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Helping Charge Nurses understand their leadership role (Part 3 of 3)


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Editor's note: This is Part 2 in a three part series discussing the importance of charge nurses' knowledge and understanding of their leadership role in their organization.

In case you missed part two, click here.

In case you missed part one, click here.

The End

The first section of the workshop presentation summarizes the charge nurse role. The role encompasses many functions, along with having responsibilities, accountability, and authority.

Advising the charge nurse with proper education, training, backing from leadership, and a tangible job description will allow them to function and produce positive results.

It is the skills the charge nurses possess:

  • Technical proficiency
  • Knowing other staff and looking out for their welfare
  • Keeping staff informed
  • Ensuring the tasks are understood, supervised, and accomplished
  • Making sound and timely decisions
  • Developing a sense of responsibility in the staff members and peers
  • Setting an example

Leading the team will assist them in the success of their role as a charge nurse, as "leaders do not command excellence, they build excellence" (Connelley, 2003.) To complete the charge nurse role and RAA section the charge nurses see a video created by the education team. The video includes a charge nurse, patient, inexperienced nurse, and an experienced, overworked nurse.

The actual scenario is a combination of factual situations that they have experienced, submitted by the charge nurse prior to the workshop.

The video includes many "don't do" type of behaviors, e.g.: improper delegation, mentoring, role modeling, and communication from actual situations.

After viewing the video, the charge nurses must identify and discuss better ways to approach the situation or scenario using the knowledge they gained from the workshop.

This exercise proves to be a success with the charge nurses because they can laugh at situations, but some could also identify with bits and pieces of the scenario. The inclusion of factual situations assist the charge nurses in how to better proceed and act on a given situation without feeling as though they are over stepping any boundaries in the RAA.

The rest of the workshop continues to cover other topics on the agenda as well as ensuring the participants continue to interact with one another and the presenters. Each topic includes some type of activity or self-assessment tool.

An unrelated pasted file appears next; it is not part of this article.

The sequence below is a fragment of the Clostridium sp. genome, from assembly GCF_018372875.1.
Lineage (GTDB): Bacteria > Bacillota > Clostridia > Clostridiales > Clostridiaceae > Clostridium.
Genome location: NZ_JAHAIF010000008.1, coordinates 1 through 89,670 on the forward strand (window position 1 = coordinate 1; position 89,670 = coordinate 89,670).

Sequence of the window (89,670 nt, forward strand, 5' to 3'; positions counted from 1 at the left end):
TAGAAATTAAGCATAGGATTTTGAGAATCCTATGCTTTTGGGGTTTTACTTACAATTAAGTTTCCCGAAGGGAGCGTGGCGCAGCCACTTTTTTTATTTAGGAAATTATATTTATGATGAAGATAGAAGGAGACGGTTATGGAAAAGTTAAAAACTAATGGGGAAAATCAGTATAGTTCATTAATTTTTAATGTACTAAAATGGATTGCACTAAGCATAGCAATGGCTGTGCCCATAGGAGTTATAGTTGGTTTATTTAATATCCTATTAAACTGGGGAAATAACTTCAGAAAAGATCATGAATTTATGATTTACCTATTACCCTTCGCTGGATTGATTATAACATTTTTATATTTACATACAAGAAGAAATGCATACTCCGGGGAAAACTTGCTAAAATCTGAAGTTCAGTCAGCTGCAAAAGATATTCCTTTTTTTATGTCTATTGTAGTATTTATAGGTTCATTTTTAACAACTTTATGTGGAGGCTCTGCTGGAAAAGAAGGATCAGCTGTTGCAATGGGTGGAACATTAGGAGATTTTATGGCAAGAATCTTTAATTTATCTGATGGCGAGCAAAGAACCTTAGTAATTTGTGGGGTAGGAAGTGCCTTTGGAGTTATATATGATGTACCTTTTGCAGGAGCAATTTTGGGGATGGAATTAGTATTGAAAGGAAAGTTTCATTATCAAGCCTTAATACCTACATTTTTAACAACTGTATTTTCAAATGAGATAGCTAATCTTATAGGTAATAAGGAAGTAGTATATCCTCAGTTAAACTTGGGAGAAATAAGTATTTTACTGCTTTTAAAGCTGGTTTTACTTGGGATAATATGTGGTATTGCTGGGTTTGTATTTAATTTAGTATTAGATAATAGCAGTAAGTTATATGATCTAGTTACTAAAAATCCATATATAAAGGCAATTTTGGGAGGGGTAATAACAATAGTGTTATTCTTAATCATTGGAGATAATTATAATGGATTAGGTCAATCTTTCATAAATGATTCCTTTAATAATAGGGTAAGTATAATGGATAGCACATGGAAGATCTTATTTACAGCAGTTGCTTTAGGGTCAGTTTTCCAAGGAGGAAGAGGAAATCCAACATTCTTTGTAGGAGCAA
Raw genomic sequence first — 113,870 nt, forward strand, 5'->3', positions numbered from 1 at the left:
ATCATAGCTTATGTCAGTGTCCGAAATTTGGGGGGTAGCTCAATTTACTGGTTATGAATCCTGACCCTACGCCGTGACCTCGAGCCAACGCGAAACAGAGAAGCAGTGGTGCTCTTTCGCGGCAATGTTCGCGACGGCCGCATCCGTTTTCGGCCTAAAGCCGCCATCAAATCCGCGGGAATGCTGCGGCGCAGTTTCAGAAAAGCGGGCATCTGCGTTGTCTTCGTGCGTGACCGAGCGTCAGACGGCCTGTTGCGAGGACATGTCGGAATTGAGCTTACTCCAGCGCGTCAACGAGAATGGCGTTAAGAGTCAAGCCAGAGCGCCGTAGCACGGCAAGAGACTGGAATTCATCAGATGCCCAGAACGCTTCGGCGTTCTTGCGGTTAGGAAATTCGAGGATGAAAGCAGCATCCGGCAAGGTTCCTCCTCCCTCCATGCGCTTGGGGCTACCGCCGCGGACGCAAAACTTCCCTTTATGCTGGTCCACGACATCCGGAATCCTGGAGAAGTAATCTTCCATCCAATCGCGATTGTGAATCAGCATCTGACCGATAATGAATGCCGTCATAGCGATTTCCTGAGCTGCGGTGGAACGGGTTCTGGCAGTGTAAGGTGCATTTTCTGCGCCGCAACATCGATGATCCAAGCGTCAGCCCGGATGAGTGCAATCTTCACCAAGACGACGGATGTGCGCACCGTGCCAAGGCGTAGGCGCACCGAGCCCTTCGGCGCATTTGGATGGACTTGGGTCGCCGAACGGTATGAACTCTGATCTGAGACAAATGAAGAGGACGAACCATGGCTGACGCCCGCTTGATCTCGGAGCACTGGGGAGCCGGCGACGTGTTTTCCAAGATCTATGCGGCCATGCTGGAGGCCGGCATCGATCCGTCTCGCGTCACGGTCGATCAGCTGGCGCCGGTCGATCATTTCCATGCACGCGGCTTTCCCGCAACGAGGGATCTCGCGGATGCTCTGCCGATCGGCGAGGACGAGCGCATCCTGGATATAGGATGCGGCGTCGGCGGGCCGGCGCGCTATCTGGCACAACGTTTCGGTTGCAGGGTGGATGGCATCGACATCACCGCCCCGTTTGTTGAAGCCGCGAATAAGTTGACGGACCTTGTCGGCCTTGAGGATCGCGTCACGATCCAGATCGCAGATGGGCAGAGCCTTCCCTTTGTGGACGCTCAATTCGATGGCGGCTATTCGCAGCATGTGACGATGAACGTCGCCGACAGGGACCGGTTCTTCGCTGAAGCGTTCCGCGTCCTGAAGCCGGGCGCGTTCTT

At the conclusion of the workshop, a complete evaluation form covering the topics presented, the presenters, information provided, and the activities, is necessary. This will allow for a way to measure what can be done differently, or what needs to be added for the next charge nurse workshop.

As an added "thank you" for all the hard work the charge nurses do on a daily basis, a gift bag including the book The Charge Nurse's Guide: Navigating the Path of Leadership by C. Scott Leary is recommended because the book can help charge nurses continue their education outside of the workshop.

 

References

Burns, P., Ealgton, B., Gordon, T. & Thompson, J. Improving financial outcomes with
high-performing charge nurses. Retrieved on October 18, 2009 from www.besmith.com
 
Connelly, L. M., Yoder, L. H. & Miner-Williams, D. (2003, October). A qualitative study
of charge nurse competencies. MedSurg Nursing. 12(5), p. 298-306. 
 
Hardy, . M. (2005, July). Accountability 101. NRA News.         
 

Leary, C. S. (2006). The charge nurse’s guide: Navigating the path to
leadership.Ohio:
Miner-Williams, D., Connelly, L. M. & Yoder, L. H. (2000, Mar). Taking charge.
Nursing. Retrieved October 9, 2009 from http://findarticles.com
 
Taking charge: What every charge nurse needs to know. (“Nurses First”, July/Aug,
2009). 1(4). p. 6-10.
 
The Scottish Government. (2008, May). Leading better care: Report of the senior charge
nurse review and clinical quality indicators project. Retrieved October 11, 2009 from www.scotland.gov.uk